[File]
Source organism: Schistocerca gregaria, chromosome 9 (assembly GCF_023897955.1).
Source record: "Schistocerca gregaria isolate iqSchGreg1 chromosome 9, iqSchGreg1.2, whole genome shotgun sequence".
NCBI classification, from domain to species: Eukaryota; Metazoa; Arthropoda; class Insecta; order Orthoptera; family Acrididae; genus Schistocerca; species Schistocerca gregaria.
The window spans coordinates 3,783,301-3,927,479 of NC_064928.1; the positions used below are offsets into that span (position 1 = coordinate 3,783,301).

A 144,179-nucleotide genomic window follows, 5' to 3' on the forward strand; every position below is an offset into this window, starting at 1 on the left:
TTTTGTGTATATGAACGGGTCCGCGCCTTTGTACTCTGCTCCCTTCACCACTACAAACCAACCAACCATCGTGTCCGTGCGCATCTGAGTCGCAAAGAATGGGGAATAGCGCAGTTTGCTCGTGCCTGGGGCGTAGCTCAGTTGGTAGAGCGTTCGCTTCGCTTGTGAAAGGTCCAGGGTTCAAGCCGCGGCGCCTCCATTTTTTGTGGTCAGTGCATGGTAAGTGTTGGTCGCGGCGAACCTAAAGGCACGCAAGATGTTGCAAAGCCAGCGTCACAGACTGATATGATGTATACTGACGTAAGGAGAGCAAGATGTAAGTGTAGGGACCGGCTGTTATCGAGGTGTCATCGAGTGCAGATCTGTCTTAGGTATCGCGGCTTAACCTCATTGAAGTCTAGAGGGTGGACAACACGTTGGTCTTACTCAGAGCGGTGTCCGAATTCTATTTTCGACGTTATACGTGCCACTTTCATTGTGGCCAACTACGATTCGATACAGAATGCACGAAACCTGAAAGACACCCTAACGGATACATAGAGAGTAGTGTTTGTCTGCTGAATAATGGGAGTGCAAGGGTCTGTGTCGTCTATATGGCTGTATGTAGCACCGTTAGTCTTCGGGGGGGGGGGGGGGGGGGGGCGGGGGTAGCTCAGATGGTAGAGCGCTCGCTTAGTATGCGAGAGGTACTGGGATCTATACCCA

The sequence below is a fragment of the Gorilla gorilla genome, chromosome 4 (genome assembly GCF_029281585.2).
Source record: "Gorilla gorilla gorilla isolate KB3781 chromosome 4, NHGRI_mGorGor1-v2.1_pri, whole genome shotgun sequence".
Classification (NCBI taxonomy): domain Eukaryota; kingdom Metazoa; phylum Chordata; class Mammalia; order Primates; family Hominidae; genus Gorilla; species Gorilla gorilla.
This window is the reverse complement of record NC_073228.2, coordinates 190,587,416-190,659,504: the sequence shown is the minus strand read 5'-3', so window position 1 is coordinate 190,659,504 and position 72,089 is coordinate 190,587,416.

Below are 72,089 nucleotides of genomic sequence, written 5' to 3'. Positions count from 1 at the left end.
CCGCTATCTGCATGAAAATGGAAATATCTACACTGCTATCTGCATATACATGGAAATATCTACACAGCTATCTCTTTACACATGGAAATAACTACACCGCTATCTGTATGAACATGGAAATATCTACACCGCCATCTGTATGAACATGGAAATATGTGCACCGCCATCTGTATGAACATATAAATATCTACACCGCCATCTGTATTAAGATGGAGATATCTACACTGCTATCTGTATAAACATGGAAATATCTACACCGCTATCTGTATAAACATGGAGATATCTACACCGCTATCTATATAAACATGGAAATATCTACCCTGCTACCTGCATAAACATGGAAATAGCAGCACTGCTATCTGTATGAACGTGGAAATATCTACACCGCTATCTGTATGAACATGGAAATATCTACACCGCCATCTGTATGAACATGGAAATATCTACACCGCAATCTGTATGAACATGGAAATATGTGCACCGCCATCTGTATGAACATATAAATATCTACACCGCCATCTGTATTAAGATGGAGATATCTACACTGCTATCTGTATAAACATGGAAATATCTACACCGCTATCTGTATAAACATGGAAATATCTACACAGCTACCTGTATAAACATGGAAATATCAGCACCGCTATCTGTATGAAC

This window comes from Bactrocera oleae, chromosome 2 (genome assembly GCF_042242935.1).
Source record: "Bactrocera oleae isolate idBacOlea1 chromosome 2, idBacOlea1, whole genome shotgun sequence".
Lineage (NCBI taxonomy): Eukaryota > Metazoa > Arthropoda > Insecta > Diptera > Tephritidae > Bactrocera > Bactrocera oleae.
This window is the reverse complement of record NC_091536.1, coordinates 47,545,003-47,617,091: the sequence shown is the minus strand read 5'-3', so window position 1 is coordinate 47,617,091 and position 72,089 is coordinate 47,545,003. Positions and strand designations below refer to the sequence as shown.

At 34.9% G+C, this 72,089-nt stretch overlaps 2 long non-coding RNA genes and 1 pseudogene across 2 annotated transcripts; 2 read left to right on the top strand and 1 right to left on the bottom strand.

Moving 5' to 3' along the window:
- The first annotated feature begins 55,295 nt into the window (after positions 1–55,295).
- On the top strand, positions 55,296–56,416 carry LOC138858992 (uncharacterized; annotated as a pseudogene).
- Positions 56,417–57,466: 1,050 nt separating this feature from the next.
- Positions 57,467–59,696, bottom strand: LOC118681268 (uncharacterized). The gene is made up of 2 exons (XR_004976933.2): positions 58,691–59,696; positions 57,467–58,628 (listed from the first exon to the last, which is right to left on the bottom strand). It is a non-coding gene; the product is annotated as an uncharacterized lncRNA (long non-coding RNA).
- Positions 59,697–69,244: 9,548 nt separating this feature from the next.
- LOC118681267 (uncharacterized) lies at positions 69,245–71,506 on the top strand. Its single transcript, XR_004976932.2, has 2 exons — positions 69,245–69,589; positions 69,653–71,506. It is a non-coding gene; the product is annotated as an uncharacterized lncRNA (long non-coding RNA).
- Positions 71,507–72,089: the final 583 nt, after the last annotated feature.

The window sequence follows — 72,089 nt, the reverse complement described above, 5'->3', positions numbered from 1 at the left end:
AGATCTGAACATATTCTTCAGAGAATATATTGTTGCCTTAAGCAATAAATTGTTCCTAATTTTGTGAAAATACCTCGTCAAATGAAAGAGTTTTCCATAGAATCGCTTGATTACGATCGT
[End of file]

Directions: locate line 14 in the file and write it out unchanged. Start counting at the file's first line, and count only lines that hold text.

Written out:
Source record: "Bactrocera oleae isolate idBacOlea1 chromosome 2, idBacOlea1, whole genome shotgun sequence".